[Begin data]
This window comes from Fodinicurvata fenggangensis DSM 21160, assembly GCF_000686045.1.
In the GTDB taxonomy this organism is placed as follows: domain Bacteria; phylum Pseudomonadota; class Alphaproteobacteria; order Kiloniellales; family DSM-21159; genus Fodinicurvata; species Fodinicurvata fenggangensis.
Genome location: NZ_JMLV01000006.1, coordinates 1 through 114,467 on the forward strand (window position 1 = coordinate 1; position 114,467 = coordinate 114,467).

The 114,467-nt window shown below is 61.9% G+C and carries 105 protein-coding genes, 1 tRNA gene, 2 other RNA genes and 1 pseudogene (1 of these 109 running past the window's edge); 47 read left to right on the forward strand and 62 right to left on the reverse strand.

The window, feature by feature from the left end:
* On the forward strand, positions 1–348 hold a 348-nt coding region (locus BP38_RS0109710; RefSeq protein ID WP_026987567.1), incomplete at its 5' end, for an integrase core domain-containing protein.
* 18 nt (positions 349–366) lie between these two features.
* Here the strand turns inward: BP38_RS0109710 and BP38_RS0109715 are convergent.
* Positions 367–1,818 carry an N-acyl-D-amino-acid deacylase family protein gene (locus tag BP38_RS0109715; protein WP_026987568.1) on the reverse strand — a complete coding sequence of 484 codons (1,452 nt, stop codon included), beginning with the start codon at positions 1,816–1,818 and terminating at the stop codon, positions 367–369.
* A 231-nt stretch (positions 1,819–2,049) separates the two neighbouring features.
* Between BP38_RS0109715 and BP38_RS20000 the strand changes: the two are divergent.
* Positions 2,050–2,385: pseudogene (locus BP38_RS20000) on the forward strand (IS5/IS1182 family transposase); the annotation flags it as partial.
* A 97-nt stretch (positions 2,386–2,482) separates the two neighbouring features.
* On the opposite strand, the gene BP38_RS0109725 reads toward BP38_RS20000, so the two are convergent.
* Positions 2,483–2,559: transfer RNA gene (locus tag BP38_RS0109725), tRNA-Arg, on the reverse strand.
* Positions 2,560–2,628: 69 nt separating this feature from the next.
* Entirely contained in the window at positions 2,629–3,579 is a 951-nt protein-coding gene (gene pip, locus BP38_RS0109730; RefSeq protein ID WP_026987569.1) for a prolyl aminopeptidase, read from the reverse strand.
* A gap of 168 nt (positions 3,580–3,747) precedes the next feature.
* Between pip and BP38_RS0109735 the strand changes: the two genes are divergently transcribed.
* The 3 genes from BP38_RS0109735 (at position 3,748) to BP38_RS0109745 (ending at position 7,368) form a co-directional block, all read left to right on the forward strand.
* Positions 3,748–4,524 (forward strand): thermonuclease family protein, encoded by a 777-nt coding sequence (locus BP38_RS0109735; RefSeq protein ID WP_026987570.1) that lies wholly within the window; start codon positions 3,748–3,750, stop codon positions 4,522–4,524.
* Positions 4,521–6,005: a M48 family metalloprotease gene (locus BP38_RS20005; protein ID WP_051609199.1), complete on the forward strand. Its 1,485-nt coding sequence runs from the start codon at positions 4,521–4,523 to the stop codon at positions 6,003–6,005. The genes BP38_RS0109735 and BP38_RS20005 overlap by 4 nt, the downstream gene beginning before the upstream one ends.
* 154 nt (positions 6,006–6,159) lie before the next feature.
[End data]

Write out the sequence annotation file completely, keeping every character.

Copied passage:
This window comes from Fodinicurvata fenggangensis DSM 21160, assembly GCF_000686045.1.
In the GTDB taxonomy this organism is placed as follows: domain Bacteria; phylum Pseudomonadota; class Alphaproteobacteria; order Kiloniellales; family DSM-21159; genus Fodinicurvata; species Fodinicurvata fenggangensis.
Genome location: NZ_JMLV01000006.1, coordinates 1 through 114,467 on the forward strand (window position 1 = coordinate 1; position 114,467 = coordinate 114,467).

The 114,467-nt window shown below is 61.9% G+C and carries 105 protein-coding genes, 1 tRNA gene, 2 other RNA genes and 1 pseudogene (1 of these 109 running past the window's edge); 47 read left to right on the forward strand and 62 right to left on the reverse strand.

The window, feature by feature from the left end:
* On the forward strand, positions 1–348 hold a 348-nt coding region (locus BP38_RS0109710; RefSeq protein ID WP_026987567.1), incomplete at its 5' end, for an integrase core domain-containing protein.
* 18 nt (positions 349–366) lie between these two features.
* Here the strand turns inward: BP38_RS0109710 and BP38_RS0109715 are convergent.
* Positions 367–1,818 carry an N-acyl-D-amino-acid deacylase family protein gene (locus tag BP38_RS0109715; protein WP_026987568.1) on the reverse strand — a complete coding sequence of 484 codons (1,452 nt, stop codon included), beginning with the start codon at positions 1,816–1,818 and terminating at the stop codon, positions 367–369.
* A 231-nt stretch (positions 1,819–2,049) separates the two neighbouring features.
* Between BP38_RS0109715 and BP38_RS20000 the strand changes: the two are divergent.
* Positions 2,050–2,385: pseudogene (locus BP38_RS20000) on the forward strand (IS5/IS1182 family transposase); the annotation flags it as partial.
* A 97-nt stretch (positions 2,386–2,482) separates the two neighbouring features.
* On the opposite strand, the gene BP38_RS0109725 reads toward BP38_RS20000, so the two are convergent.
* Positions 2,483–2,559: transfer RNA gene (locus tag BP38_RS0109725), tRNA-Arg, on the reverse strand.
* Positions 2,560–2,628: 69 nt separating this feature from the next.
* Entirely contained in the window at positions 2,629–3,579 is a 951-nt protein-coding gene (gene pip, locus BP38_RS0109730; RefSeq protein ID WP_026987569.1) for a prolyl aminopeptidase, read from the reverse strand.
* A gap of 168 nt (positions 3,580–3,747) precedes the next feature.
* Between pip and BP38_RS0109735 the strand changes: the two genes are divergently transcribed.
* The 3 genes from BP38_RS0109735 (at position 3,748) to BP38_RS0109745 (ending at position 7,368) form a co-directional block, all read left to right on the forward strand.
* Positions 3,748–4,524 (forward strand): thermonuclease family protein, encoded by a 777-nt coding sequence (locus BP38_RS0109735; RefSeq protein ID WP_026987570.1) that lies wholly within the window; start codon positions 3,748–3,750, stop codon positions 4,522–4,524.
* Positions 4,521–6,005: a M48 family metalloprotease gene (locus BP38_RS20005; protein ID WP_051609199.1), complete on the forward strand. Its 1,485-nt coding sequence runs from the start codon at positions 4,521–4,523 to the stop codon at positions 6,003–6,005. The genes BP38_RS0109735 and BP38_RS20005 overlap by 4 nt, the downstream gene beginning before the upstream one ends.
* 154 nt (positions 6,006–6,159) lie before the next feature.